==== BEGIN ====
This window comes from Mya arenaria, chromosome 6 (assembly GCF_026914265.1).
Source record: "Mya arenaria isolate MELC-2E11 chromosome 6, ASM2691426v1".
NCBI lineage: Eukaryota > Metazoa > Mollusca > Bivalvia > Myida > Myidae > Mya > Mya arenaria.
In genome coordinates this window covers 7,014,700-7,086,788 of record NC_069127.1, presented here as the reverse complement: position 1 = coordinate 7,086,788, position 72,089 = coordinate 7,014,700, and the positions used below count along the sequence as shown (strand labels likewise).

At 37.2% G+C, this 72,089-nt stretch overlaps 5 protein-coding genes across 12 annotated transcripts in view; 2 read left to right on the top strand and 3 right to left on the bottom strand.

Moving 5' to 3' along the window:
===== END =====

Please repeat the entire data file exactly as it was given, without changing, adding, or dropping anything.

This window comes from Mya arenaria, chromosome 6 (assembly GCF_026914265.1).
Source record: "Mya arenaria isolate MELC-2E11 chromosome 6, ASM2691426v1".
NCBI lineage: Eukaryota > Metazoa > Mollusca > Bivalvia > Myida > Myidae > Mya > Mya arenaria.
In genome coordinates this window covers 7,014,700-7,086,788 of record NC_069127.1, presented here as the reverse complement: position 1 = coordinate 7,086,788, position 72,089 = coordinate 7,014,700, and the positions used below count along the sequence as shown (strand labels likewise).

At 37.2% G+C, this 72,089-nt stretch overlaps 5 protein-coding genes across 12 annotated transcripts in view; 2 read left to right on the top strand and 3 right to left on the bottom strand.

Moving 5' to 3' along the window: